Cliffs on the north coast of Scotland

North Coast 500

Giving commercial property in the Highlands a branding boost

Branding plays a key role in economic development these days – everything from individual buildings to whole cities are being given dynamic brands in an attempt to stimulate investment and growth. But in the north of Scotland this approach has been taken to a whole new level – with results that have surpassed all expectations and given a significant boost to the hotel and leisure sector in the Highlands.

Launched in 2015, the North Coast 500 name was coined for a tourist route that begins and ends in Inverness. NC500 brings together a route of just over 500 miles of stunning coastal scenery, taking in the regions of Wester Ross, Sutherland, Caithness, Easter Ross, the Black Isle and Inverness-Shire.

“This is something that should be of significant interest to any company thinking of investing in this area,” says G+S’ Head of Tourism and Leisure, Peter Seymour. “The success of NC500 has blown people away – no one expected it to be so popular and for that popularity to be so wide spread. It is used by cyclists, bikers, motorists, caravans, motor homes.”

According to Peter, NC500 is an excellent example of good branding that really builds on an asset that was, perhaps, poorly utilized and promoted in the past.

“It perfectly chimes in with the whisky, golf and heritage of the region,” he says. “I don’t think it’s pushing things too far to say that, thanks to NC500 the North Highlands has become one of the most iconic destinations in Scotland.”


The success of the NC500 idea was highlighted in a recent report from the BBC, which reported that the North Coast 500 route generated £22.8m for the north Highlands’ economy in 2018.


The report, which detailed the findings of a study by Glasgow Caledonian University’s Moffat Centre for Tourism, also said that 180 new jobs were created in 2018 linked to the route. According to the study, north Highlands tourism businesses such as tour operators and camper van rental firms reported year-on-year growth of 16% from 2014-2018. In the hotel and leisure sector, the NC500 branding has had a significant impact on property.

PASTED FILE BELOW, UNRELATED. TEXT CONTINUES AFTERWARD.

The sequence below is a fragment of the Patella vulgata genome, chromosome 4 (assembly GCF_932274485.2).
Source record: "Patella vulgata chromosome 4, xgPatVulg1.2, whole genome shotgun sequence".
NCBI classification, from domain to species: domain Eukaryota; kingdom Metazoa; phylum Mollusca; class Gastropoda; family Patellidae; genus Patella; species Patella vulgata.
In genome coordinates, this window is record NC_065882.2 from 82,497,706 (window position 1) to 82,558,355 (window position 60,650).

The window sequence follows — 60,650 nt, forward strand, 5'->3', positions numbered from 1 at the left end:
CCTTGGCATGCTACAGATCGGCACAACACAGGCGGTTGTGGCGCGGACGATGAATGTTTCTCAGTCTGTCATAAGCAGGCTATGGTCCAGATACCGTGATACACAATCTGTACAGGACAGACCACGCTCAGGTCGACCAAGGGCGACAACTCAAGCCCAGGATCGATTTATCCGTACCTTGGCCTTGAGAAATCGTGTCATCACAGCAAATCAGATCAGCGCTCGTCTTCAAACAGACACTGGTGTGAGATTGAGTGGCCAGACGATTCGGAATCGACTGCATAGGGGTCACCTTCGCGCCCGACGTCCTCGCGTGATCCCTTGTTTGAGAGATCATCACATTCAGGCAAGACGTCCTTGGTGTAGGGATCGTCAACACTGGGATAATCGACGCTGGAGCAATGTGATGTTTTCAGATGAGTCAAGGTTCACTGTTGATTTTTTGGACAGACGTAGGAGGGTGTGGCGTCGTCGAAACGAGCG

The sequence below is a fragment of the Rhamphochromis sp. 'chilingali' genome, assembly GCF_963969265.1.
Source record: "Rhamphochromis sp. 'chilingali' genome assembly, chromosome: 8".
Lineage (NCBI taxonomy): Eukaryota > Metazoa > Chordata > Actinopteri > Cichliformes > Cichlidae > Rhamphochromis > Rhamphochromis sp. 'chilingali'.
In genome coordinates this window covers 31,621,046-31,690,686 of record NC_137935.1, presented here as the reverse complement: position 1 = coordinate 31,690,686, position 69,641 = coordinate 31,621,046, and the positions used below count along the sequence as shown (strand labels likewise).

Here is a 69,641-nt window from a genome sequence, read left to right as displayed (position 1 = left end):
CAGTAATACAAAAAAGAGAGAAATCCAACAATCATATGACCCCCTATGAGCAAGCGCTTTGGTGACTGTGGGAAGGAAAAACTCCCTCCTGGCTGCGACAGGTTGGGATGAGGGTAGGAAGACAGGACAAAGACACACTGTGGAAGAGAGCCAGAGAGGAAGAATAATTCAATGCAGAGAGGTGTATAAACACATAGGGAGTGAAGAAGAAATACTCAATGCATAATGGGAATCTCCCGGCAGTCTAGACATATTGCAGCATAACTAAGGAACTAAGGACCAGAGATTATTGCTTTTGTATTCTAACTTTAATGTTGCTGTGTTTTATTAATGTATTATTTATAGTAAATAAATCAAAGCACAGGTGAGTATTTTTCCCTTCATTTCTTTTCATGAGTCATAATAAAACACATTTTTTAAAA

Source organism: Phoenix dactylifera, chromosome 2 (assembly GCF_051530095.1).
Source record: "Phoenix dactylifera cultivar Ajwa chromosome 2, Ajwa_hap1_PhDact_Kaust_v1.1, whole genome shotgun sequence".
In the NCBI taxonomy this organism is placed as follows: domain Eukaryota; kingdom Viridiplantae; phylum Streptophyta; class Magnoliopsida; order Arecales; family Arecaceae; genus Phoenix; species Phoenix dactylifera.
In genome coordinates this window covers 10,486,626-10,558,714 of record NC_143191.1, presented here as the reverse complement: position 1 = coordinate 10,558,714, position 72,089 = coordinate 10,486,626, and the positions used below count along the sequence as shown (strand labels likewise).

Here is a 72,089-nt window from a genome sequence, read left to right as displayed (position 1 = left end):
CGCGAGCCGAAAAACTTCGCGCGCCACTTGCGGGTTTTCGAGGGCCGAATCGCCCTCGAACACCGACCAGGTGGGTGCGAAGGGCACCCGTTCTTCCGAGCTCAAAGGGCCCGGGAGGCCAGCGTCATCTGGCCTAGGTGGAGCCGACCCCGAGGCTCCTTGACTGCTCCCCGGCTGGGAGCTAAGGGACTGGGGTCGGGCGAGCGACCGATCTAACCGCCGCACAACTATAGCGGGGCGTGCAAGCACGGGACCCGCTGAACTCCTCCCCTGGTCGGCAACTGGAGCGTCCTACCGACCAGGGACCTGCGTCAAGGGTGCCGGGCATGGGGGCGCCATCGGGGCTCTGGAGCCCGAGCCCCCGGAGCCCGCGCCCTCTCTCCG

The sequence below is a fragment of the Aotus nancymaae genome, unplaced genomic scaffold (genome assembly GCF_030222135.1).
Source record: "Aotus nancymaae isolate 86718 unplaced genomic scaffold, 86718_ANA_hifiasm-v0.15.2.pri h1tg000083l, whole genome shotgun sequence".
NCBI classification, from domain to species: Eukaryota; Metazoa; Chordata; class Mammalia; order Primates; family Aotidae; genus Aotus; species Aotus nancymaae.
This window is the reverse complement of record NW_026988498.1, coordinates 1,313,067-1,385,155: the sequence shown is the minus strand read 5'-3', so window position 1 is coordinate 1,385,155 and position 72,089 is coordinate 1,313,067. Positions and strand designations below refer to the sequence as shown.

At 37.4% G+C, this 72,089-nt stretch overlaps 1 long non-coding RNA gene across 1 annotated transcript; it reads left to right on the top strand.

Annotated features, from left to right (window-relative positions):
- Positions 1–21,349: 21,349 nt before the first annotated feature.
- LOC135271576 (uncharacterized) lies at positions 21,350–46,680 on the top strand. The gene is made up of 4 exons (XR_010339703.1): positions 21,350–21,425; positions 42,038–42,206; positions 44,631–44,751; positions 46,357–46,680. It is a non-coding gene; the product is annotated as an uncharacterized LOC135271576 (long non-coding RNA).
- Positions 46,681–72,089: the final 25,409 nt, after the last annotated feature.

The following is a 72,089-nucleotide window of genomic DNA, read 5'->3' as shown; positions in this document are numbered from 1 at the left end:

“We are handling three off-market transactions in the area and hope they will complete in the first quarter of 2020,” says Peter. “These are all hotel businesses all linked to the positive press that has come from NC500. In addition, we are also marketing Kincraig Castle Hotel, a luxurious 4-star country house hotel that overlooks the Black Isle, and is being marketed in a way that highlights its position on the route.”

The development of tourism along the route has also generated a lot of valuation, planning and project management work. For example, G+S is partnering with a leading hotel group to develop their leisure assets in places that are currently benefiting from the influx of tourists pulled in the NC500.

“The Team has nine-million pound’s worth of deals for Q1 2020,” Peter adds. “Overall, the Scottish Tourism sector is now showing tremendous robustness and strength. At the moment it is outperforming many other sectors and has not been knocked off balance too much by Brexit. In the past there has been historic under investment and there has been a lack of availability of bank debt in the sector since 2008. But now there is more confidence and banks have started to lend against the market value of businesses, and not just against ‘worst case’ scenarios.”

For Peter these economic developments only go to increase the attractiveness of the areas along the NC500 route for anyone in the Hotel and Leisure sector.

For more details of how G+S can help tourism and hotel businesses, please contact